A Continued Promise
As a six year-old girl plays with wooden toys in a family dentist office in Colombia, she makes a decision. Some children dream of being an astronaut, a musician or president, but rarely do they commit to a promise made at six years old.
"I was in my first year of specialty school studying to become a lawyer like my father," said Roldan-Whitaker. "Some of my professors were at the Palace of Justice in Bogota the day Eme Dicenueve (M19) stormed the building and took them hostage. When we heard the building had exploded and crumbled, I thought the world around me was burning."
After a couple of years and the passing of her father, her mother received a visa for her and her two younger brothers but left her older brother behind. An accepted visa applicant can only bring dependents under the age of 21, which meant her older brother would have to wait for his mother to gain citizenship to sponsor him.
"My mother's decision to leave Colombia was extremely hard because most of my father's family disapproved of it," explains Roldan-Whitaker. "They didn't believe my mother could provide a living for a family of three because she didn't speak English or have a high school education."
In contrast, her mother was determined and believed in the possibility of a better life for her family in the United States. While Roldan-Whitaker's younger siblings went to school, she began her new life in the U.S. by flipping burgers and saving money for her family to survive.
While watching a commercial for the U.S. Army, Roldan-Whitaker decided to trade her spatulas and greasy uniform for a future in the armed services. Although the commercial may have been for the Army, her preference for the U.S. Navy uniforms in the recruiter's window convinced her to become a Sailor.
"When I first met the recruiter, I didn't speak enough English to pass the pre-test to join the Navy," said Roldan-Whitaker. "He told me to learn English and study for something called an ASVAB while I waited in the Delayed Entry Program."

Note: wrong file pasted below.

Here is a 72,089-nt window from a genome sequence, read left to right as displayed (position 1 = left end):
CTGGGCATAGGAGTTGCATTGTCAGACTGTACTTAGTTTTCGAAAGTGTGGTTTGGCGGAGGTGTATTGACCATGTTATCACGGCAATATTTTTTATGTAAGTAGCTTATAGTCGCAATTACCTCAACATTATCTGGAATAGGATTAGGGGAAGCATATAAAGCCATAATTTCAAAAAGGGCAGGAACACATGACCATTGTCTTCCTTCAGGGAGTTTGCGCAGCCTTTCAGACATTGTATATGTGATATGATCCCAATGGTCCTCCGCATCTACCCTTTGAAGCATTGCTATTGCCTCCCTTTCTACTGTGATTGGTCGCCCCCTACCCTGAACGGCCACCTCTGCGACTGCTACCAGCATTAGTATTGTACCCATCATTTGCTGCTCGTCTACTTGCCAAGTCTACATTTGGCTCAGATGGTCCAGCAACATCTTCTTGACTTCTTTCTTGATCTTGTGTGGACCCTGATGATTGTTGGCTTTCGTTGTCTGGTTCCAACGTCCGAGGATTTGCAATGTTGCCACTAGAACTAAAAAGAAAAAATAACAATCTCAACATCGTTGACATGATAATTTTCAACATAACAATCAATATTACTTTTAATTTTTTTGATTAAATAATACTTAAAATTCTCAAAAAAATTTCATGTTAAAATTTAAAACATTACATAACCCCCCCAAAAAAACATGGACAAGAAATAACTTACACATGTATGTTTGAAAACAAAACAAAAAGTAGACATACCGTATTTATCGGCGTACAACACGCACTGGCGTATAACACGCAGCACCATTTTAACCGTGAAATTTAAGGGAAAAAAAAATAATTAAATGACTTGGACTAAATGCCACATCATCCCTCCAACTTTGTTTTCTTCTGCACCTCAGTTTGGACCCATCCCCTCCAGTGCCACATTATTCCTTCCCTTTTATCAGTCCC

A year later, in 1990, with a contract signed for Electrician's Mate, she packed her belongings for Orlando, Florida.
"After boot camp, they transferred me to my first ship, the destroyer tender USS Yosemite AD19 out of Mayport, Florida, and luckily that ship was decommissioning because at the time I was terrified of ships," said Roldan-Whitaker. "I asked this Panamanian Sailor on our ship who always had large books with him what he was doing?"
It turned out he was studying to retake his ASVAB to submit a package for the Enlisted Commissioning Program. Inspired by his example and searching for something more meaningful, she put together a package as well. However, after two years of waiting for news of acceptance, her initial contract was coming to an end.
"I had given everything I loved for this chance in the Navy, and it broke my heart leaving," said Roldan-Whitaker. "Because I didn't get selected, I got out and decided to return to school. I never thought I would have an opportunity to come back to the Navy."